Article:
Fix for http://sourceforge.net/bugs/?func=detailbug&bug_id=111866&group_id=5470. This was a misleading bug -- the true "bug" was that hash(x) gave an error return when x is an infinity. Fixed that. Added new Py_IS_INFINITY macro to pyport.h. Rearranged code to reduce growing duplication in hashing of float and complex numbers, pushing Trent's earlier stab at that to a logical conclusion. Fixed exceedingly rare bug where hashing of floats could return -1 even if there wasn't an error (didn't waste time trying to construct a test case, it was simply obvious from the code that it could happen). Improved complex hash so that hash(complex(x, y)) doesn't systematically equal hash(complex(y, x)) anymore.

In particular, in this commit he ripped out the code of static long float_hash(PyFloatObject *v) in Objects/floatobject.c and made it just return _Py_HashDouble(v->ob_fval);, and in the definition of long _Py_HashDouble(double v) in Objects/object.c he added the lines:

        if (Py_IS_INFINITY(intpart))
/* can't convert to long int -- arbitrary */
v = v < 0 ? -271828.0 : 314159.0;


So as mentioned, it was an arbitrary choice. Note that 271828 is formed from the first few decimal digits of e.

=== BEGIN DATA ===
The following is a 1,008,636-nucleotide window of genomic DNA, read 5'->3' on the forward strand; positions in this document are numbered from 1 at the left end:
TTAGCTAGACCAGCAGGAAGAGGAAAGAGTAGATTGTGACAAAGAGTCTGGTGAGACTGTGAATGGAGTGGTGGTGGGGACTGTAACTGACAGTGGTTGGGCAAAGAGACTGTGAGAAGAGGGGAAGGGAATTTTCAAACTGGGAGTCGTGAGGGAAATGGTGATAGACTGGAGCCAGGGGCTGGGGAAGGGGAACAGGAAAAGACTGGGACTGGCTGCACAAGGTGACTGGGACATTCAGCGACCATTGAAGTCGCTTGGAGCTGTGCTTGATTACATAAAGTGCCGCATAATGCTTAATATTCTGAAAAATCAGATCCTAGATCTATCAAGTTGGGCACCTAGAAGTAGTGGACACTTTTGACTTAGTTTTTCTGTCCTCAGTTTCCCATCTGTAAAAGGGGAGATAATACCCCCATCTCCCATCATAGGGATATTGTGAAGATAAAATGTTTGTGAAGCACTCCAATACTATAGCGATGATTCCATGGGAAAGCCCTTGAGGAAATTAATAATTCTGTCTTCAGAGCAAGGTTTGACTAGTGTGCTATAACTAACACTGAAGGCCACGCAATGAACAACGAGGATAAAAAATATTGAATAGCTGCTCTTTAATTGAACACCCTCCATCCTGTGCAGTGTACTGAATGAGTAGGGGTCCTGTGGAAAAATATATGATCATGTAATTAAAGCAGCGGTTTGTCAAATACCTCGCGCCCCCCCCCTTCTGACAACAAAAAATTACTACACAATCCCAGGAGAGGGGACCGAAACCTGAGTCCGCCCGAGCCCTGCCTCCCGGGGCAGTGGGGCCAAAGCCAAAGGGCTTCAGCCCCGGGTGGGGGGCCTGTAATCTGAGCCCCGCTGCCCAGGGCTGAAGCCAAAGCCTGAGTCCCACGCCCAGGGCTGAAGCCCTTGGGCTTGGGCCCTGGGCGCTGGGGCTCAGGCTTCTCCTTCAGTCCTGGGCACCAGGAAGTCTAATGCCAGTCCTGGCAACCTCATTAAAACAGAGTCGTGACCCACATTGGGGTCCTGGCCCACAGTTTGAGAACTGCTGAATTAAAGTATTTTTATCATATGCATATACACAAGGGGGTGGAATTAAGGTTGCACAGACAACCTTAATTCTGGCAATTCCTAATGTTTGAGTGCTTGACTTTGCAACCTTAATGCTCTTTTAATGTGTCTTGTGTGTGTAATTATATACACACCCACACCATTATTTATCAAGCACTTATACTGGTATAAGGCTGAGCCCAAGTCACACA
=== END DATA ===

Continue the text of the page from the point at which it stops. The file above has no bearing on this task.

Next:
Related later commits:

• The choice of -271828 for -Inf eliminates any doubt that the pi association was accidental. – Russell Borogove May 21 '19 at 4:30
• @RussellBorogove No but it makes it about one million times less likely ;) – pipe May 21 '19 at 15:01
• @cmaster: See the part above where it says May 2010, namely the documentation section on hashing of numeric types and issue 8188 — the idea is that we want hash(42.0) to be the same as hash(42), also the same as hash(Decimal(42)) and hash(complex(42)) and hash(Fraction(42, 1)). The solution (by Mark Dickinson) is an elegant one IMO: defining a mathematical function that works for any rational number, and using the fact that floating-point numbers are rational numbers too. – ShreevatsaR May 22 '19 at 13:22
• @ShreevatsaR Ah, thank you. While I would not have cared to guarantee these equalities, it's good to know that there is a good, solid, and logical explanation for the seemingly complex code :-) – cmaster - reinstate monica May 22 '19 at 14:00
• @cmaster The hash function for integers is simply hash(n) = n % M where M = (2^61 - 1). This is generalized for rational n to hash(p/q) = (p/q) mod M with the division being interpreted modulo M (in other words: hash(p/q) = (p * inverse(q, M)) % M). The reason we want this: if into a dict d we put d[x] = foo and then we have x==y (e.g. 42.0==42) but d[y] is not the same as d[x], then we'd have a problem. Most of the seemingly complex code comes from the nature of the floating-point format itself, to recover the fraction properly and needing special-cases for inf and NaN values. – ShreevatsaR May 22 '19 at 23:22

Indeed,

sys.hash_info.inf


returns 314159. The value is not generated, it's built into the source code. In fact,

hash(float('-inf'))


returns -271828, or approximately -e, in python 2 (it's -314159 now).

The fact that the two most famous irrational numbers of all time are used as the hash values makes it very unlikely to be a coincidence.